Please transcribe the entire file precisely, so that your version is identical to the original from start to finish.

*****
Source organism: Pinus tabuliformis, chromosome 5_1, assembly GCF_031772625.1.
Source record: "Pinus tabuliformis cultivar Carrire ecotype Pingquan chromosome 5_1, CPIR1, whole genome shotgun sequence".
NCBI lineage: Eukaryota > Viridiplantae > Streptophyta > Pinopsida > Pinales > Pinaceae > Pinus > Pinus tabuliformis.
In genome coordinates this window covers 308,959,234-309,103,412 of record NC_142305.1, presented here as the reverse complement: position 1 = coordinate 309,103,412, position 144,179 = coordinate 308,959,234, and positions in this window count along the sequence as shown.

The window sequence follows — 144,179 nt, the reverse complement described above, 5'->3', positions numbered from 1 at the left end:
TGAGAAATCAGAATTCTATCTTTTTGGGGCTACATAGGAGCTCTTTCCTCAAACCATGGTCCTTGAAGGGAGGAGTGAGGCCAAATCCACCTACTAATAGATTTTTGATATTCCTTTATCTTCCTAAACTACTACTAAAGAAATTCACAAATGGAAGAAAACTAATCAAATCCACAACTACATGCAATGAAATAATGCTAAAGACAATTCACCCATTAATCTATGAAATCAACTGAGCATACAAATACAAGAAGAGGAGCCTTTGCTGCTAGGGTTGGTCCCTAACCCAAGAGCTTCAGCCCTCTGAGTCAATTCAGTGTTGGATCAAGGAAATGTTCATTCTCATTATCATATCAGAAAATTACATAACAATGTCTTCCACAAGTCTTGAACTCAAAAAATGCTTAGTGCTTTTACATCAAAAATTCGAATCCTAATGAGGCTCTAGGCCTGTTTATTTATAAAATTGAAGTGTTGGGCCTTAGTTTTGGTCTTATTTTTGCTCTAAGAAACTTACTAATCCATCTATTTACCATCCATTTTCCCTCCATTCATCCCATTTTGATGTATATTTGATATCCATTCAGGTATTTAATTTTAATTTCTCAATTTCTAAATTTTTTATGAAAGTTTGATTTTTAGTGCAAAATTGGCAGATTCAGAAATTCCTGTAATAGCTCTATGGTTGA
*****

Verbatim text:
Source organism: Pinus tabuliformis, chromosome 5_1, assembly GCF_031772625.1.
Source record: "Pinus tabuliformis cultivar Carrire ecotype Pingquan chromosome 5_1, CPIR1, whole genome shotgun sequence".
NCBI lineage: Eukaryota > Viridiplantae > Streptophyta > Pinopsida > Pinales > Pinaceae > Pinus > Pinus tabuliformis.
In genome coordinates this window covers 308,959,234-309,103,412 of record NC_142305.1, presented here as the reverse complement: position 1 = coordinate 309,103,412, position 144,179 = coordinate 308,959,234, and positions in this window count along the sequence as shown.

The window sequence follows — 144,179 nt, the reverse complement described above, 5'->3', positions numbered from 1 at the left end:
TGAGAAATCAGAATTCTATCTTTTTGGGGCTACATAGGAGCTCTTTCCTCAAACCATGGTCCTTGAAGGGAGGAGTGAGGCCAAATCCACCTACTAATAGATTTTTGATATTCCTTTATCTTCCTAAACTACTACTAAAGAAATTCACAAATGGAAGAAAACTAATCAAATCCACAACTACATGCAATGAAATAATGCTAAAGACAATTCACCCATTAATCTATGAAATCAACTGAGCATACAAATACAAGAAGAGGAGCCTTTGCTGCTAGGGTTGGTCCCTAACCCAAGAGCTTCAGCCCTCTGAGTCAATTCAGTGTTGGATCAAGGAAATGTTCATTCTCATTATCATATCAGAAAATTACATAACAATGTCTTCCACAAGTCTTGAACTCAAAAAATGCTTAGTGCTTTTACATCAAAAATTCGAATCCTAATGAGGCTCTAGGCCTGTTTATTTATAAAATTGAAGTGTTGGGCCTTAGTTTTGGTCTTATTTTTGCTCTAAGAAACTTACTAATCCATCTATTTACCATCCATTTTCCCTCCATTCATCCCATTTTGATGTATATTTGATATCCATTCAGGTATTTAATTTTAATTTCTCAATTTCTAAATTTTTTATGAAAGTTTGATTTTTAGTGCAAAATTGGCAGATTCAGAAATTCCTGTAATAGCTCTATGGTTGA